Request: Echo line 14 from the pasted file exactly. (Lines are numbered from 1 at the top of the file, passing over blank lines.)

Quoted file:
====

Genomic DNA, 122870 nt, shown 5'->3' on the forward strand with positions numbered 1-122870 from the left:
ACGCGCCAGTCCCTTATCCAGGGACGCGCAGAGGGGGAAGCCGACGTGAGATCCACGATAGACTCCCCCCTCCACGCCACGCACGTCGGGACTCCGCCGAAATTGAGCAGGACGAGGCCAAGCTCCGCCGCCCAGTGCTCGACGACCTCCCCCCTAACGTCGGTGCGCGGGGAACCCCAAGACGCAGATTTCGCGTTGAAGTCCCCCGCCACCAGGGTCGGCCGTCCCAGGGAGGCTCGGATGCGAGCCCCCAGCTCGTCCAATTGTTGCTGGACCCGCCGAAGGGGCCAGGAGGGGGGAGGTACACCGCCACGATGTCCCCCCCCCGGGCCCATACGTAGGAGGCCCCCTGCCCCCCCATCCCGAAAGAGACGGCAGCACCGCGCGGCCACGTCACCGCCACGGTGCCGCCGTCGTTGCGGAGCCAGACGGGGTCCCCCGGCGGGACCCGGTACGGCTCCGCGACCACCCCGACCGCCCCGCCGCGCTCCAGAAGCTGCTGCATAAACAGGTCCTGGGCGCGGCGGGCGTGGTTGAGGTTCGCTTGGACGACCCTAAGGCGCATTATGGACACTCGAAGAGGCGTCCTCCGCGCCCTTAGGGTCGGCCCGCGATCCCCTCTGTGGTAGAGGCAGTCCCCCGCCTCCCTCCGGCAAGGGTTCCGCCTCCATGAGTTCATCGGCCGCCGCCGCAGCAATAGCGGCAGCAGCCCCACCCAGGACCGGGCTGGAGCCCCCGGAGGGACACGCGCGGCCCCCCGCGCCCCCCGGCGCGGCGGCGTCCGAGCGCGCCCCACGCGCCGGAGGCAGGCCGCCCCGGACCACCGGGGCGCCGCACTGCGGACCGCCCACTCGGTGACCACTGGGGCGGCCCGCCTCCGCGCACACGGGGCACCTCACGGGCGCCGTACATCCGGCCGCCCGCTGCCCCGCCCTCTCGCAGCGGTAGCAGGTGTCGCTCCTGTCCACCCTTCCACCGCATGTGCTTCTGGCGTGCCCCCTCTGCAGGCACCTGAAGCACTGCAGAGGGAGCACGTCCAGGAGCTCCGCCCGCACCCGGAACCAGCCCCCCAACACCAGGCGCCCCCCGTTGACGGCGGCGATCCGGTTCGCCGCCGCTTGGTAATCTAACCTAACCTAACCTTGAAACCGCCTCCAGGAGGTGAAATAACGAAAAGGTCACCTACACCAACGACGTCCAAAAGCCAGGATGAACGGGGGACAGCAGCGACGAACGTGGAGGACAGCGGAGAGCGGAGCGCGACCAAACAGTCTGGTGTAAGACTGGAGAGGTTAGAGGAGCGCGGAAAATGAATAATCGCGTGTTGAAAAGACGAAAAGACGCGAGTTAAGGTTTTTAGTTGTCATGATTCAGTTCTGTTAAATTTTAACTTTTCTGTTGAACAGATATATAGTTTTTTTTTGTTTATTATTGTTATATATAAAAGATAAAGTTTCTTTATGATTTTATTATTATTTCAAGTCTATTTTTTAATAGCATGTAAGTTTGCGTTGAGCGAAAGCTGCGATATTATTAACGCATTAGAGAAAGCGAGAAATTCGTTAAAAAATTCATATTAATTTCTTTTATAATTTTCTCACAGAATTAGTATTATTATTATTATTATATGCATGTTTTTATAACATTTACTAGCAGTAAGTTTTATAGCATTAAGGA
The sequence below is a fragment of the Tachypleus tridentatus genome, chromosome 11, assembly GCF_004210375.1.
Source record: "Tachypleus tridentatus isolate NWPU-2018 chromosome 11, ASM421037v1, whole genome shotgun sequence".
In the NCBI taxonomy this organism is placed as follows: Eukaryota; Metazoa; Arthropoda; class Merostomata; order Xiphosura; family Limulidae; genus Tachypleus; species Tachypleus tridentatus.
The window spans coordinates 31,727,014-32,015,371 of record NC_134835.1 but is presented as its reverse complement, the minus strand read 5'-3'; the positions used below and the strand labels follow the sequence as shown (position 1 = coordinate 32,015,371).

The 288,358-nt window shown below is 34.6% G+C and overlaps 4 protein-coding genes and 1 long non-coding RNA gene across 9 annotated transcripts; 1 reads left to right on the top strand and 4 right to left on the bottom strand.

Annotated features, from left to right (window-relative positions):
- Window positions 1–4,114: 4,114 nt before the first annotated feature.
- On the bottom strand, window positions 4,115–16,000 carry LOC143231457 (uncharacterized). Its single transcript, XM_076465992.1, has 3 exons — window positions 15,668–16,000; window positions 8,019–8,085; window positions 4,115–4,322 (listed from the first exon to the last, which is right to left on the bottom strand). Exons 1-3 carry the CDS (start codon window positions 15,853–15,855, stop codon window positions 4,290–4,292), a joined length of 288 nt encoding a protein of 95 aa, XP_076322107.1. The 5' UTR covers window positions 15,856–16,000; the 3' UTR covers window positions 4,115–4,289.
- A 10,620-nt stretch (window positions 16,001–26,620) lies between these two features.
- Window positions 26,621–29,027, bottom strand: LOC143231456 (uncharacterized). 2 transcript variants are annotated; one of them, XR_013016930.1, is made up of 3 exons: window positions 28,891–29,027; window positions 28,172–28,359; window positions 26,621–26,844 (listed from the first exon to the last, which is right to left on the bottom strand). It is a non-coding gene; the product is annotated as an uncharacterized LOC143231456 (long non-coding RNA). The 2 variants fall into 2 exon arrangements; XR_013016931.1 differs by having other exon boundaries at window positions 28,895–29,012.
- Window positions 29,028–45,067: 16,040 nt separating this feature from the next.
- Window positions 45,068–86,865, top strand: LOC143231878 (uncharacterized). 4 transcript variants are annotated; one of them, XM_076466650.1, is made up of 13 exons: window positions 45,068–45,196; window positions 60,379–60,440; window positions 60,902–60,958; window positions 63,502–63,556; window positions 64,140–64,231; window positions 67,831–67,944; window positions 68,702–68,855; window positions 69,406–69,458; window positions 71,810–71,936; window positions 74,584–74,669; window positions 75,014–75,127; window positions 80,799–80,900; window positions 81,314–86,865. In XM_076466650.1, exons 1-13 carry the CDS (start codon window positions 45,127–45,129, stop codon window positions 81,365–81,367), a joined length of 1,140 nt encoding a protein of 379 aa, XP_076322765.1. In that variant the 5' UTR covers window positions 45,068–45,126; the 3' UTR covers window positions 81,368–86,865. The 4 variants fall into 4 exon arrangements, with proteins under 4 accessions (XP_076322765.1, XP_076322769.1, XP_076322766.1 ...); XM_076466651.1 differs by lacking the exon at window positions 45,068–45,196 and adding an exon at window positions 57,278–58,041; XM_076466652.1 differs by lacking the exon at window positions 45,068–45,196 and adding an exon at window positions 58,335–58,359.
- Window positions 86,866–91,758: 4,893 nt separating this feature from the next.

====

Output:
- Window positions 45,068–86,865, top strand: LOC143231878 (uncharacterized). 4 transcript variants are annotated; one of them, XM_076466650.1, is made up of 13 exons: window positions 45,068–45,196; window positions 60,379–60,440; window positions 60,902–60,958; window positions 63,502–63,556; window positions 64,140–64,231; window positions 67,831–67,944; window positions 68,702–68,855; window positions 69,406–69,458; window positions 71,810–71,936; window positions 74,584–74,669; window positions 75,014–75,127; window positions 80,799–80,900; window positions 81,314–86,865. In XM_076466650.1, exons 1-13 carry the CDS (start codon window positions 45,127–45,129, stop codon window positions 81,365–81,367), a joined length of 1,140 nt encoding a protein of 379 aa, XP_076322765.1. In that variant the 5' UTR covers window positions 45,068–45,126; the 3' UTR covers window positions 81,368–86,865. The 4 variants fall into 4 exon arrangements, with proteins under 4 accessions (XP_076322765.1, XP_076322769.1, XP_076322766.1 ...); XM_076466651.1 differs by lacking the exon at window positions 45,068–45,196 and adding an exon at window positions 57,278–58,041; XM_076466652.1 differs by lacking the exon at window positions 45,068–45,196 and adding an exon at window positions 58,335–58,359.